2 cups low-sodium turkey stock, chicken stock, chicken broth, or water, plus more as needed
1/4 cup all purpose flour
In a small bowl, mix together the kosher salt, 2 tablespoons of the light brown sugar, and the black pepper to form the dry brine mixture. Set aside.
One to two days before cooking your turkey, place it on a wire rack set over a rimmed baking sheet and pat dry all over with paper towels. Sprinkle and rub the dry brine mixture all over the turkey, including in the cavity. Place the turkey, uncovered, in the refrigerator for at least 8 hours, and up to 48. The longer the better. Make sure that the turkey isn’t touching anything.
When ready to cook, take the turkey out of the refrigerator for 30 minutes and then preheat the oven to 425°F. Do not rinse the turkey.
Stuff the cavity of the turkey with the apples, shallots, rosemary, and sage (reserving 4 sage leaves for later). Truss the turkey and transfer to a roasting pan. Roast for 45 minutes.
Meanwhile, chop the remaining sage. In a small saucepan, combine the chopped sage, apple cider, and remaining brown sugar. Bring to a boil, stirring occasionally, until the sugar is dissolved and the mixture is reduced to about 1/4 cup, about 10 minutes. Remove from heat and whisk in the butter, a bit at a time.
Remove the turkey from the oven and reduce heat to 350°F. Brush generously with the glaze. Return the turkey to the oven and continue to cook until a thermometer inserted to the thighs registers 170°F, brushing with glaze every 30 minutes. The total cook time should wind up being around 2 hours. If the wings or legs start to get too dark, cover them with small pieces of tinfoil.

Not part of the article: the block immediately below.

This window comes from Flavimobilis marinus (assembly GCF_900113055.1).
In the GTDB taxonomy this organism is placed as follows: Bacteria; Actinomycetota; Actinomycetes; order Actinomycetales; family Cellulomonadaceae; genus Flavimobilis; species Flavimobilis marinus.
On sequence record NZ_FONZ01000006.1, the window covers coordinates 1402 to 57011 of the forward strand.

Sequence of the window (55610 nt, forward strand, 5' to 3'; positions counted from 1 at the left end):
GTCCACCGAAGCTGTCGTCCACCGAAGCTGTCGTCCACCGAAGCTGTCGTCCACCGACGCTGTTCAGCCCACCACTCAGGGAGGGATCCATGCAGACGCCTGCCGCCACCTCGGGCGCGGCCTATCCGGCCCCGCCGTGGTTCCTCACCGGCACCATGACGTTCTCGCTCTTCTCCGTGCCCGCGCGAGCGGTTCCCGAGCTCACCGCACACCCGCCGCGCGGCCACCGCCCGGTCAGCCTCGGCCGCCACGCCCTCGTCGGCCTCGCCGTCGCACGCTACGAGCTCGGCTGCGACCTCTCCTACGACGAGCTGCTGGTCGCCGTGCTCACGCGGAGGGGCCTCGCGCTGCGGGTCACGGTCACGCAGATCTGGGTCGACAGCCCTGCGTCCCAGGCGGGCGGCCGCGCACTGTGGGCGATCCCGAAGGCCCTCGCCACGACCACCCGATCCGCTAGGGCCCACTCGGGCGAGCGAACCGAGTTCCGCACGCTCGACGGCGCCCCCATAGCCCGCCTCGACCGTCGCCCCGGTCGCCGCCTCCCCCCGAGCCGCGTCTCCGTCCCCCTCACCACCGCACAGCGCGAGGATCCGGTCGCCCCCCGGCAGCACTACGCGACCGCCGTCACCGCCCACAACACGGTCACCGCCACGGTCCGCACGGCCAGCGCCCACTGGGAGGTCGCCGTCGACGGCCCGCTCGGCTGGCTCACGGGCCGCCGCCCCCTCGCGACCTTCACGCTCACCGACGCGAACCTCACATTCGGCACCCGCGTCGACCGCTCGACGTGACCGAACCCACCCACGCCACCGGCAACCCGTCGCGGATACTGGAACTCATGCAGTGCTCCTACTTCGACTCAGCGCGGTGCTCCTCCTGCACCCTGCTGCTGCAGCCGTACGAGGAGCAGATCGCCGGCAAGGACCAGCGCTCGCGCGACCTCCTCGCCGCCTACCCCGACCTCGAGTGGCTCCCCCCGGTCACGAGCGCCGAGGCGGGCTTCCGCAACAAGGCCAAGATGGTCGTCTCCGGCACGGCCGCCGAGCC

Let the turkey rest for 30 minutes before carving and serving.
When the turkey is ready to serve, lift it from the roasting pan and place the roasting pan on the stove over medium heat. In a small bowl, spoon about 1/4 cup of the hot liquid into the bowl and whisk until a smooth paste forms. Then add a spoonful of the paste to the roasting pan and whisk until thickened with no lumps remaining, about 10 minutes. Make sure you’re scraping up the bits at the bottom of the pan. Add more of the flour paste as needed. Once thickened, you can whisk in additional stock, broth, or water, if desired.